D explains himself later on “See here, reason is an excellent thing. I do not deny that for a moment; but reason is reason, and no more, and satisfies only the reasoning faculty in man, whereas volition is a manifestation of all life (that is to say, of human life as a whole, with reason and every other sort of appendage included)”
Here, Dostoievsky speaks as a Slavophil and an Augustinian.
For St. Augustine, in any case, the will was the central element in man. Man is totally evil for his will is totally enslaved to evil. His reason too is distorted by his evil will.
In fact, it seems impossible for Christians to come to terms with any doctrine of man until we have re-examined our Augustinian heritage. Writers like Chernyshevsky proceed on the assumptions that progress is inevitable and that man is capable of recreating himself as the “new man”. Even such a profoundly Christian thinker as Teilhard de Chardin seems to operate on the basis of a doctrine of inevitable progress and development, though he carefully qualifies himself in this regard.
But the stark Augustinian contrast between the infinite power and goodness of God and the total weakness and sinfulness of man, still plays a large role in Christian thought and bedevils every attempt to formulate a usable anthropology in education. We cannot, with Augustine draw the sharp antagonism between Jerusalem the city of God and Babylon the city of the earth, the one totally good, the other totally evil. The wheat and the tares are growing together and history is always an inseparable union of Jerusalem and Babylon, no man belonging exclusively to the one or to the other.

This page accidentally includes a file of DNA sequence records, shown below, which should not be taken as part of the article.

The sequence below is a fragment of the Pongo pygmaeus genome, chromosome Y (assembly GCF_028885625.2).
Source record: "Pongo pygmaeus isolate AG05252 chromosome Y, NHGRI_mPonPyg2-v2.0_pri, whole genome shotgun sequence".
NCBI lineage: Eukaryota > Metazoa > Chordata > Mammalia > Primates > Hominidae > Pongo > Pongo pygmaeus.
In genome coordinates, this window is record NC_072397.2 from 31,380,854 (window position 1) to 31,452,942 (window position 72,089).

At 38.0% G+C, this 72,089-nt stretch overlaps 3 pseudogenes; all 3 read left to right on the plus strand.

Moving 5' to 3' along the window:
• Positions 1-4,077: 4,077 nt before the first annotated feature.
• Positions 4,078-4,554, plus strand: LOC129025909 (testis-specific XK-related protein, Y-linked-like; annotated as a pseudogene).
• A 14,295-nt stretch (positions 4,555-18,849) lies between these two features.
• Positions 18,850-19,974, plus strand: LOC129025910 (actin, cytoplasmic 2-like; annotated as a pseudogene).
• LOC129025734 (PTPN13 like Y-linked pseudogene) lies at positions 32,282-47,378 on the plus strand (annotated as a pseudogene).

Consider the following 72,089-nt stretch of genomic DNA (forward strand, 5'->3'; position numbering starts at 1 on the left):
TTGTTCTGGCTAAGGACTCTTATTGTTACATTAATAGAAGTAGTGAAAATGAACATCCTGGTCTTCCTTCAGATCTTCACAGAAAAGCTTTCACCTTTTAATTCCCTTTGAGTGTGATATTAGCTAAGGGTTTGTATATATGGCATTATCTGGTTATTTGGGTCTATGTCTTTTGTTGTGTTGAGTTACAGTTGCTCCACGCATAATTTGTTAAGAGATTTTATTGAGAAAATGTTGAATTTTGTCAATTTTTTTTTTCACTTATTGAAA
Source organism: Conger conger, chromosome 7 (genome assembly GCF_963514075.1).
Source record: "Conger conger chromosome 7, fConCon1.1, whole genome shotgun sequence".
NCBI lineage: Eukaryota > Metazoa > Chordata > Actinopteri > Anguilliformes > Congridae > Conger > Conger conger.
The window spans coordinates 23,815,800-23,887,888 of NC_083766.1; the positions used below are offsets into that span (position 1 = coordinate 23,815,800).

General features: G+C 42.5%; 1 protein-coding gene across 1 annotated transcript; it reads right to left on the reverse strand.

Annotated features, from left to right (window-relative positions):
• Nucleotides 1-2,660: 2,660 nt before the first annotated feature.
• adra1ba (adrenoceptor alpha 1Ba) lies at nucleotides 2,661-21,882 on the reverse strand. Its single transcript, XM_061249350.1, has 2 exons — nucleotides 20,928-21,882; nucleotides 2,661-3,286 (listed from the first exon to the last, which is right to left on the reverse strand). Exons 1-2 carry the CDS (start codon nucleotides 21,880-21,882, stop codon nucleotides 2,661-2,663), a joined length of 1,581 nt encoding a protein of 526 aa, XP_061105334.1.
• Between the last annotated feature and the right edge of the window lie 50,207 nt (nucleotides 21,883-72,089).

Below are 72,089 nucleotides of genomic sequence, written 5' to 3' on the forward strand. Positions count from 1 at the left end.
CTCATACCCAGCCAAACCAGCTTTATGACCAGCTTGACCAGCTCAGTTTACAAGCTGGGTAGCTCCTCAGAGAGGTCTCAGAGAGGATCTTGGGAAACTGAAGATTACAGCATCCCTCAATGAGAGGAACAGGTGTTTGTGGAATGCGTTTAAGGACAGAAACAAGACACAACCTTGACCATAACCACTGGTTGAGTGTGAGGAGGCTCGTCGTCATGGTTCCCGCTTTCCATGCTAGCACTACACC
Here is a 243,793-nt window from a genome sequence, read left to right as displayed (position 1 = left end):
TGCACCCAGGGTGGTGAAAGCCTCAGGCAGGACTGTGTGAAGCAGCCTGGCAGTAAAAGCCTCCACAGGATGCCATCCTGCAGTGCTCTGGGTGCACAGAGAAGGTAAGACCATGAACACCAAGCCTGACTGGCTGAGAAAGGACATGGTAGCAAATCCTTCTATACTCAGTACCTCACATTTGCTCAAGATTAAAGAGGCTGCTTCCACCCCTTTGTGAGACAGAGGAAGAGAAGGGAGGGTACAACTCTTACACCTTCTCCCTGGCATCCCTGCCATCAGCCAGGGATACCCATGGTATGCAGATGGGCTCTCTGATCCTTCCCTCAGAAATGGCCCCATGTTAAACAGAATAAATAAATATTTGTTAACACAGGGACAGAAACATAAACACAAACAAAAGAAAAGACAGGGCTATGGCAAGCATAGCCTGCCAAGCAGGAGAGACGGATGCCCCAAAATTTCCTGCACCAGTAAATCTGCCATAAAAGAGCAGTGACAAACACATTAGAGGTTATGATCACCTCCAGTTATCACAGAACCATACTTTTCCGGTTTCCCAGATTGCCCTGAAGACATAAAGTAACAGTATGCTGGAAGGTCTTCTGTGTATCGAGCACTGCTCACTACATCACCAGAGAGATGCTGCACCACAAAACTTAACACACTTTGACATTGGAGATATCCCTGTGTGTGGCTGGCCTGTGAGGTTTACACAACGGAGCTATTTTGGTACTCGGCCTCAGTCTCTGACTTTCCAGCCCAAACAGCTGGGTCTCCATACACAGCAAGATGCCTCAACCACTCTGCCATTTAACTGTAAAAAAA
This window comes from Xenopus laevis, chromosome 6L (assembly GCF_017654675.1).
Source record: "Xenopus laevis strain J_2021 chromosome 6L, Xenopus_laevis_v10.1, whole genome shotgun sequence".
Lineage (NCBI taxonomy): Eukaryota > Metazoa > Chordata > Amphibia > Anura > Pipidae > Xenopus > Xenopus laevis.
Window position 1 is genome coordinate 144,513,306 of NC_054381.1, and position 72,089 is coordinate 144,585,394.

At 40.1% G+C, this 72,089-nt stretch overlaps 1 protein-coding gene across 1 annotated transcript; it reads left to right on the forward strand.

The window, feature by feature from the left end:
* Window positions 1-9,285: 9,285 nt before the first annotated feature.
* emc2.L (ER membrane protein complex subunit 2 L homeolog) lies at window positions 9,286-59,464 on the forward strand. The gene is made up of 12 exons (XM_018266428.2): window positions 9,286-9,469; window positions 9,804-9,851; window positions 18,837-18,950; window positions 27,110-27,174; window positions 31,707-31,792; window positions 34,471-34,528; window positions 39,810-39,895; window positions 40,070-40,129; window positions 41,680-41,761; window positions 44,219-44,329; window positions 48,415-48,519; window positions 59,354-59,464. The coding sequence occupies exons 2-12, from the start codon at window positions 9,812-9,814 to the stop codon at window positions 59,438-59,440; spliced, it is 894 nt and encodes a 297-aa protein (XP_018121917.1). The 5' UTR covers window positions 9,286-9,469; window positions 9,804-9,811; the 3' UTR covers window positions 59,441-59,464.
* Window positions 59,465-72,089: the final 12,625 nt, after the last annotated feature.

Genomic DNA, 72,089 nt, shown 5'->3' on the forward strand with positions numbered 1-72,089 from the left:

Neither can we accept Augustine’s basic dictum that the human will, without special grace, is incapable of any good. The divine will does operate through human wills, and human beings do will the good from time to time, even when they are not Christians who have experienced the special grace of God in baptism.